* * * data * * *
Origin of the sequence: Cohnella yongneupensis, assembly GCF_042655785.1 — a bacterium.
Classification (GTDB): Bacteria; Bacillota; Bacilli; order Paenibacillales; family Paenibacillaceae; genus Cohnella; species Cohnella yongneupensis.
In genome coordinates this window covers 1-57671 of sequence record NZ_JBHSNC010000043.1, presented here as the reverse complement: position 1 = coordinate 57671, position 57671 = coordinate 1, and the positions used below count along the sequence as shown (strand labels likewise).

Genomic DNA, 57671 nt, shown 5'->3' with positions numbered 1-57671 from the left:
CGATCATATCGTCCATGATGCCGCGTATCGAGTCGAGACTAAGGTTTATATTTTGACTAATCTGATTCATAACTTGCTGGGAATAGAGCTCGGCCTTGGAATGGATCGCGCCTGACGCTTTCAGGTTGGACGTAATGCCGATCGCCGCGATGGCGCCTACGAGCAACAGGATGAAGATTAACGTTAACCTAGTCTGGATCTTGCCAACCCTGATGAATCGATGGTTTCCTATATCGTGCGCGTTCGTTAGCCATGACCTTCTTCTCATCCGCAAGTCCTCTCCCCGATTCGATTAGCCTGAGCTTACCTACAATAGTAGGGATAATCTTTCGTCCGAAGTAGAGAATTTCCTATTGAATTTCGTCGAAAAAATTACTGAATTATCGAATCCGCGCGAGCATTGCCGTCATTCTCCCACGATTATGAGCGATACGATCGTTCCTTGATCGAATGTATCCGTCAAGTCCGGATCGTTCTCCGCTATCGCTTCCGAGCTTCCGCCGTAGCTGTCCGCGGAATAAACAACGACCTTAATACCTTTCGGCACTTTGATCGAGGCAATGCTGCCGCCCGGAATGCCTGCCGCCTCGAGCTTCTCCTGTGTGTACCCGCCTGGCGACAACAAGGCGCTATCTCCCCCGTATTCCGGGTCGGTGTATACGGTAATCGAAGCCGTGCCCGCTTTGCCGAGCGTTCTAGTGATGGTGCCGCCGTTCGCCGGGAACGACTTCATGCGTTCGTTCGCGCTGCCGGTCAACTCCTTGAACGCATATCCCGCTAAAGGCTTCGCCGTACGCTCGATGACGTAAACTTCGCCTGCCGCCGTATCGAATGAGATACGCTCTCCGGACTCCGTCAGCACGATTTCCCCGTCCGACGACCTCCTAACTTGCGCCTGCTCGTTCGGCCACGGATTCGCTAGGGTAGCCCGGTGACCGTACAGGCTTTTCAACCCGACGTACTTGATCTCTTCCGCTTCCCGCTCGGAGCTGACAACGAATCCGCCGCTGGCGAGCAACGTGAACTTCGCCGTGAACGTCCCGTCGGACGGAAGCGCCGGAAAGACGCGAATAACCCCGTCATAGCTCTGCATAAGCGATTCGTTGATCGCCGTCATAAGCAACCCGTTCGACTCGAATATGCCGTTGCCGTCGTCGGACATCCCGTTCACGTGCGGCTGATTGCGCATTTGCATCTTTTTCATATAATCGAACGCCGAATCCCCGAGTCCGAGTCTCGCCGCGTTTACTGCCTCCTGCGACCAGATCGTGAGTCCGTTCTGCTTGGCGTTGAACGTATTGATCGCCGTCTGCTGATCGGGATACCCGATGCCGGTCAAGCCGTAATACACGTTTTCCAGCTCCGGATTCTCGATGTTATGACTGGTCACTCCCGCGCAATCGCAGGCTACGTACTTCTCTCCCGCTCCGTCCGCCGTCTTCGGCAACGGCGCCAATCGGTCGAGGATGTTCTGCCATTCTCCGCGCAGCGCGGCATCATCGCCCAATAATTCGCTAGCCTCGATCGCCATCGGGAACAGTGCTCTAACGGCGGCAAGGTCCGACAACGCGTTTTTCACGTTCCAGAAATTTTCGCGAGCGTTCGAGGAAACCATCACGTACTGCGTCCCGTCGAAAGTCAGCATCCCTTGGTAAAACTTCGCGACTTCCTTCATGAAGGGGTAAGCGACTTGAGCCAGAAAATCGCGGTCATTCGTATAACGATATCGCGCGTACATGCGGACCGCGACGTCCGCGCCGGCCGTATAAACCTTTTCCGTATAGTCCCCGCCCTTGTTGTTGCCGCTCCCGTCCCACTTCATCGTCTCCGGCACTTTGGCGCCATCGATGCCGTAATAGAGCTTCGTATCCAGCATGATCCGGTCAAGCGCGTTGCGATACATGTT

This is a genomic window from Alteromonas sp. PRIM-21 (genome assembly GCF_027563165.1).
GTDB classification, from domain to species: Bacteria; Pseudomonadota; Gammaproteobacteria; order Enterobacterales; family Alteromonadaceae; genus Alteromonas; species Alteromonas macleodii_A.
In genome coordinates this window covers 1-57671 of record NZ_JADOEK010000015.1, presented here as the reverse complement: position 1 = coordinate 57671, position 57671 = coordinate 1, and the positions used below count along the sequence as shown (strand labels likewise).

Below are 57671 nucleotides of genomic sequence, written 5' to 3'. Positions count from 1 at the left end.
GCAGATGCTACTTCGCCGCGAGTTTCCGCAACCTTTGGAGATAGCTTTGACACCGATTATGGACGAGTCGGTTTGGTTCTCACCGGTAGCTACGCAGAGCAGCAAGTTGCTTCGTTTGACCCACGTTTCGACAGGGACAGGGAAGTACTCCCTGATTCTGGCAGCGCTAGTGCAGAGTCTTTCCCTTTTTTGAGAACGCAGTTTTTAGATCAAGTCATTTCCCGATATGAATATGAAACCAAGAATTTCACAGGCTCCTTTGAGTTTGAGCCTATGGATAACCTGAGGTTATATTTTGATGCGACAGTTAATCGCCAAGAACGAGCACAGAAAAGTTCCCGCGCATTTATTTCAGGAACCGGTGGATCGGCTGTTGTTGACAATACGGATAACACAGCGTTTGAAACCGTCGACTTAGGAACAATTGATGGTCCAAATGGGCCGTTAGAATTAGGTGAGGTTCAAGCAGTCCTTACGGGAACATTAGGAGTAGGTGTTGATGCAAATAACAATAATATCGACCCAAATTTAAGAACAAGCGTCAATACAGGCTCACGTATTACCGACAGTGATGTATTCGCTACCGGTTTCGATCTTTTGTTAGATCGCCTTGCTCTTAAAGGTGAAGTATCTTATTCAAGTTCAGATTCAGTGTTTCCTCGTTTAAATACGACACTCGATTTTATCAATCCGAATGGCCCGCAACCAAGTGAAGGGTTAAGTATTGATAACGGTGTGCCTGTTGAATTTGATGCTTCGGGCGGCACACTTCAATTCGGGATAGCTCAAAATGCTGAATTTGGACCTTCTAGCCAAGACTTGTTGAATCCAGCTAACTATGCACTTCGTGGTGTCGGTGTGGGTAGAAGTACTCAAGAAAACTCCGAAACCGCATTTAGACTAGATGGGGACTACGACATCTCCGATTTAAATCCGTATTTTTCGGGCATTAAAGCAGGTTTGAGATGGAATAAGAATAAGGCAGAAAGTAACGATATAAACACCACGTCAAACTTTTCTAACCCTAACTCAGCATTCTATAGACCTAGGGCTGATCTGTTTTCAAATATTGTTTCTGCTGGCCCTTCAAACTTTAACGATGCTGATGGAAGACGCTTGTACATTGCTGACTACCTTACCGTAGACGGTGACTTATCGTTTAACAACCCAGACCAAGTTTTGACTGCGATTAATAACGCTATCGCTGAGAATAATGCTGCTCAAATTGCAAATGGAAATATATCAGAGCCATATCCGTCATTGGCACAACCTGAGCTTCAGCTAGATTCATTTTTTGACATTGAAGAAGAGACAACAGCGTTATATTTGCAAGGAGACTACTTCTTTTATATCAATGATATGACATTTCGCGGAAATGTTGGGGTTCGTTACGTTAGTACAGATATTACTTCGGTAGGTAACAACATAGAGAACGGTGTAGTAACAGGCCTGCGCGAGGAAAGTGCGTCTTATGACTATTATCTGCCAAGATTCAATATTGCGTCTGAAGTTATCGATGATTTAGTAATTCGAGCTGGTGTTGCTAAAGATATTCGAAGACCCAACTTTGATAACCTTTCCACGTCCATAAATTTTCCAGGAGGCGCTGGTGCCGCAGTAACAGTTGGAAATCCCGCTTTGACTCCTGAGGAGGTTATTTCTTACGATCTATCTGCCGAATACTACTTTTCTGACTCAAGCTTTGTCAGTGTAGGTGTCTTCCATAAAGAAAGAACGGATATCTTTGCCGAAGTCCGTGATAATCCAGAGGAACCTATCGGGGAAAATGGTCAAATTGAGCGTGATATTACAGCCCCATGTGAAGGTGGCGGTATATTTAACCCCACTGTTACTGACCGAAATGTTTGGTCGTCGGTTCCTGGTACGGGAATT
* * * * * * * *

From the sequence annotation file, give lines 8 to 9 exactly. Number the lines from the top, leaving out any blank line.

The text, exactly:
In genome coordinates this window covers 1-57671 of record NZ_JADOEK010000015.1, presented here as the reverse complement: position 1 = coordinate 57671, position 57671 = coordinate 1, and the positions used below count along the sequence as shown (strand labels likewise).

Below are 57671 nucleotides of genomic sequence, written 5' to 3'. Positions count from 1 at the left end.